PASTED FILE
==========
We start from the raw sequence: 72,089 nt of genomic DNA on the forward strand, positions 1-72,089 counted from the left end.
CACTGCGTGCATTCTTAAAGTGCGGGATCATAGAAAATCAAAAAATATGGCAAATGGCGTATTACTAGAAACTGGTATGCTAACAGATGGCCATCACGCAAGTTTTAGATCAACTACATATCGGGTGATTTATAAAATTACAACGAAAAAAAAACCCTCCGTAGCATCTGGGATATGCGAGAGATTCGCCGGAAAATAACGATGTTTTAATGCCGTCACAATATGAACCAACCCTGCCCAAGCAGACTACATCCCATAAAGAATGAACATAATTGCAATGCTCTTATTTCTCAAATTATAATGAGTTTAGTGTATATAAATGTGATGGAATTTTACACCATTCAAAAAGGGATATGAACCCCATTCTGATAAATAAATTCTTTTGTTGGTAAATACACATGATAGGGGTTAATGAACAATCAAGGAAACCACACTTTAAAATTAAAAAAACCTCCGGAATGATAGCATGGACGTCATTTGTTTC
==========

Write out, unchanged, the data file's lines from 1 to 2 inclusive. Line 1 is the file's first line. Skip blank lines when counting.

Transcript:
We start from the raw sequence: 72,089 nt of genomic DNA on the forward strand, positions 1-72,089 counted from the left end.
CACTGCGTGCATTCTTAAAGTGCGGGATCATAGAAAATCAAAAAATATGGCAAATGGCGTATTACTAGAAACTGGTATGCTAACAGATGGCCATCACGCAAGTTTTAGATCAACTACATATCGGGTGATTTATAAAATTACAACGAAAAAAAAACCCTCCGTAGCATCTGGGATATGCGAGAGATTCGCCGGAAAATAACGATGTTTTAATGCCGTCACAATATGAACCAACCCTGCCCAAGCAGACTACATCCCATAAAGAATGAACATAATTGCAATGCTCTTATTTCTCAAATTATAATGAGTTTAGTGTATATAAATGTGATGGAATTTTACACCATTCAAAAAGGGATATGAACCCCATTCTGATAAATAAATTCTTTTGTTGGTAAATACACATGATAGGGGTTAATGAACAATCAAGGAAACCACACTTTAAAATTAAAAAAACCTCCGGAATGATAGCATGGACGTCATTTGTTTC